OPINION: Biden tackles college-aged voters’ issues in productive first 100 days
President Joe Biden reached his first 100 days in office Thursday, meeting the milestone that is often used to gauge the current chief of state’s progress and effectiveness.
Americans between the ages of 18 and 29 view COVID-19 relief as the most important topic during Biden’s first few months in office, followed by the economy and racial issues, according to a 2021 poll by Harvard University’s Institute of Politics.
College-aged voters’ concerns have been addressed throughout Biden’s short time as president, like temporarily freezing student loan payments, pausing student loan interest and distributing vaccines in a certain time frame, but racial issues have been pushed to the side, making his first 100 days just above average and leaving plenty of room for improvement.
Biden’s overall approval rating is at 52% by the American public, according to an April 25 poll by ABC News and The Washington Post. This is lower than the average approval rating of 66% of presidents in their first 100 days since Harry Truman. Although low, Biden’s rating is better than former President Donald Trump’s first 100 days rating, which was 42%, according to 2016 polls from ABC News and Gallup.
College-aged Americans appear more satisfied with Biden’s actions than the general public, however, with a 59% approval of the current president, according to the Harvard poll. This rating is well deserved considering Biden’s success in meeting most of the young voters’ expectations.
The Biden administration’s biggest achievement was fulfilling all of its COVID-19 goals for its first 100 days in office, like establishing a pandemic task force and releasing and distributing 200 million vaccines, satisfying college-aged voters’ main concern this year. Americans over the age of 18 have had access to the vaccine nationwide since April 19, providing college-aged citizens with access to vaccinations within his first 100 days.
The president also succeeded in his promise to pause federal student loan interest until Sept. 30 for those struggling during the COVID-19 pandemic, alleviating a lot of stress for the 44.7 million Americans with student loan debt during a time of economic struggle, according to the U.S. Federal Reserve. This has saved Americans with student loan debt $4.8 million a month, according to a March estimate by the U.S. Department of Education.
Despite the positive impacts Biden has made on the lives of college-aged Americans these past 100 days, his administration has not fared well in racial equality, failing to fulfill its promise of expanding the Voting Rights Act, and his promise to double the Pell Grant.
During his campaign, Biden promised by April 29 that the federal government will oversee states’ voting tactics in hopes of eliminating racial discrimination at the polls. The revisions to the act would increase minorities’ access to voting services as well as extend the bill to cover discrimination against those with disabilities.
The National Police Oversight Commission (NPOC) has not been established either, nor will it ever be. Last year, Biden’s campaign promised to develop a federal commission that could help enact serious police reform during a time of intense racial discourse in America after the death of George Floyd last May.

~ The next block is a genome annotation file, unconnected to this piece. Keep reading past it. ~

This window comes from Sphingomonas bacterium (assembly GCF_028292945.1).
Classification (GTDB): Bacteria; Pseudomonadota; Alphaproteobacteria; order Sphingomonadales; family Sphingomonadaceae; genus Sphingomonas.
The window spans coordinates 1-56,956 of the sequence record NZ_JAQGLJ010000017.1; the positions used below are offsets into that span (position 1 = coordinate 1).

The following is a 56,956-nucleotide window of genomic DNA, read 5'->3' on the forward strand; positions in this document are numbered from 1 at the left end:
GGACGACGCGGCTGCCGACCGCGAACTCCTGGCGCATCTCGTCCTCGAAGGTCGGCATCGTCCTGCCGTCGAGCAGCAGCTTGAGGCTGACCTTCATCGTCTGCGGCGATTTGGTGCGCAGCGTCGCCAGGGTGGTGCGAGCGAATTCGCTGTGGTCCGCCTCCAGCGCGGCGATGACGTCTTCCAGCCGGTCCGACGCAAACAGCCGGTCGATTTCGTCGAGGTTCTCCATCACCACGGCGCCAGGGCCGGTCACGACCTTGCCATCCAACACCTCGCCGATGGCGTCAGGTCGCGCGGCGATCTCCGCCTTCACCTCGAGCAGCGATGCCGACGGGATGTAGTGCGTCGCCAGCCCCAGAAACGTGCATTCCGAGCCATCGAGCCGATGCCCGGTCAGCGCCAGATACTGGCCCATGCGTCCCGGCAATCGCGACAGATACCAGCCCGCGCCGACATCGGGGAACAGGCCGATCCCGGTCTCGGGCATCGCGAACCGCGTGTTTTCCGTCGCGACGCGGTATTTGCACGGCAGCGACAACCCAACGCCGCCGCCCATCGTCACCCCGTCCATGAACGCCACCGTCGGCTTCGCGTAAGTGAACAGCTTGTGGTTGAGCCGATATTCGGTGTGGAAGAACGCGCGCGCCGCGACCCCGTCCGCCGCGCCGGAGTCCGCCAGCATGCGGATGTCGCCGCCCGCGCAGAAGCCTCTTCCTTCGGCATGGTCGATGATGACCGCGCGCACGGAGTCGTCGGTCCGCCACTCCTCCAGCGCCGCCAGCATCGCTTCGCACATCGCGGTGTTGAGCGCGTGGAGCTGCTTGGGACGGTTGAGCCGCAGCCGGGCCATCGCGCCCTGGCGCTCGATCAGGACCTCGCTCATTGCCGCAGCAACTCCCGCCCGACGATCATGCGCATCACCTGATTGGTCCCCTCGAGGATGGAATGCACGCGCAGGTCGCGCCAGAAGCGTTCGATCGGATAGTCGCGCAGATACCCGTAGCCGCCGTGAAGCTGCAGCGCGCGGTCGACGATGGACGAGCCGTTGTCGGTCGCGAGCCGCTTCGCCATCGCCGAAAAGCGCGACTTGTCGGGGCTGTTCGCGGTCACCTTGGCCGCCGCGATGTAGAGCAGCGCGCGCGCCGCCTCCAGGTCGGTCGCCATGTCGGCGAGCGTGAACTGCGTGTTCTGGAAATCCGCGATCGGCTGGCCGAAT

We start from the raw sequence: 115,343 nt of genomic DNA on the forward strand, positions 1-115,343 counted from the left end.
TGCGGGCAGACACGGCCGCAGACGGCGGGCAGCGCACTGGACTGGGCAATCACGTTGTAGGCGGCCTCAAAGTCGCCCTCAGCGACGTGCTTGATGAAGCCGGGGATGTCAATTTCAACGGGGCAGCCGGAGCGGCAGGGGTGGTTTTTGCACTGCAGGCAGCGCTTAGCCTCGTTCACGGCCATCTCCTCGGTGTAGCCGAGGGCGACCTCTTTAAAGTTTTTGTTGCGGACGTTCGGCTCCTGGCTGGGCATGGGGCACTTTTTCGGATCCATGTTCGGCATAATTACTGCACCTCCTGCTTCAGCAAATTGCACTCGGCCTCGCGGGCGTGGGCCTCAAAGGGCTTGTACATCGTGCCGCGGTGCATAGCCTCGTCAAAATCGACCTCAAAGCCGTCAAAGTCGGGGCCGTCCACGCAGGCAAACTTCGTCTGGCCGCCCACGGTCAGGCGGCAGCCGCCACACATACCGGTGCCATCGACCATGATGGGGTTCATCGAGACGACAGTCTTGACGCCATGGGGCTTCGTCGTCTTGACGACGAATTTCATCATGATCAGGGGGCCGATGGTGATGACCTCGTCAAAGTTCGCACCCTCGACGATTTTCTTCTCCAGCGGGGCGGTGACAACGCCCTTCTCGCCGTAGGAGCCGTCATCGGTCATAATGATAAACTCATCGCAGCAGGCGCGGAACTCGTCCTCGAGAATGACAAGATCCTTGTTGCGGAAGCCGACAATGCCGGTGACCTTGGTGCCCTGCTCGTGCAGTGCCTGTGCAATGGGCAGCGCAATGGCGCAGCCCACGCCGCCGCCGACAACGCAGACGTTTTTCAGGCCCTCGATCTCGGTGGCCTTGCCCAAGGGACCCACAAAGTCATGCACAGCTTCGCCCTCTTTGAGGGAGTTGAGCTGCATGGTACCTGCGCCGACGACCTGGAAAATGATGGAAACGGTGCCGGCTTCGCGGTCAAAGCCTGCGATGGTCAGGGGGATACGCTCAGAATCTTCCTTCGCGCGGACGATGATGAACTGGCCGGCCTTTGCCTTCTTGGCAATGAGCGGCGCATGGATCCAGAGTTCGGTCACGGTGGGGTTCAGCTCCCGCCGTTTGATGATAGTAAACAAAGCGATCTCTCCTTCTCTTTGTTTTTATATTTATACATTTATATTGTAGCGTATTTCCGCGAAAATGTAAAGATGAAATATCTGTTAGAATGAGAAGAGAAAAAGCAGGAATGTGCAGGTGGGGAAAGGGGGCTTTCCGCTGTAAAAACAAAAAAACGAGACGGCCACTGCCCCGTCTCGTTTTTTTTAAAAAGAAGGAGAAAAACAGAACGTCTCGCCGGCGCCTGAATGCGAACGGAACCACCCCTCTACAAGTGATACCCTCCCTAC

“Looking ahead, in the first 100 days of my presidency, I have committed to creating a national police oversight commission,” Biden said during a speech in Pennsylvania on June 2.
The Biden administration announced April 11 it will no longer be pursuing this commission, effectively shutting down this endeavor. The commission will instead be replaced with the George Floyd Justice in Policing Act, which would not dismantle nor recreate the current policing system, but instead ban law enforcement from using chokeholds and limit their immunity in court. This is only the bare minimum of reforms needed for police departments across the country.
“The bill bans federal use of chokeholds, ignoring the reality that police have killed Black people in this manner regardless of whether these bans are in place,” the Black Lives Matter movement said in a letter to the House Judiciary Committee in March.
Even though the Biden administration has not fulfilled its racial justice goals that was meant to be established before April 29, the promises it did fulfill were significant for college-aged voters’ economic and COVID-19 concerns.
Biden deserves his below-average rating by the American public compared to past presidents due to his neglect to create policies that will establish long-term change after the COVID-19 pandemic, like the freezing of student loans which lasts only until September and the pandemic task force.
College-aged voters, however, can rightfully appreciate the last 100 days in America as their two main concerns in the economy and the pandemic have been addressed thoroughly. Despite this, more goals should have been met within Biden’s first 100 days to address concerns about racial justice.
If Biden desires the further support from college students and young Americans, he should begin to focus more on attaining racial equity through the NPOC and an extension of the Voting Rights Act.
Due to his ability to fulfill most of his promises to young Americans, Biden’s first 100 days in office have been slightly above average in spite of him failing to create spaces within which racial progress could have been furthered.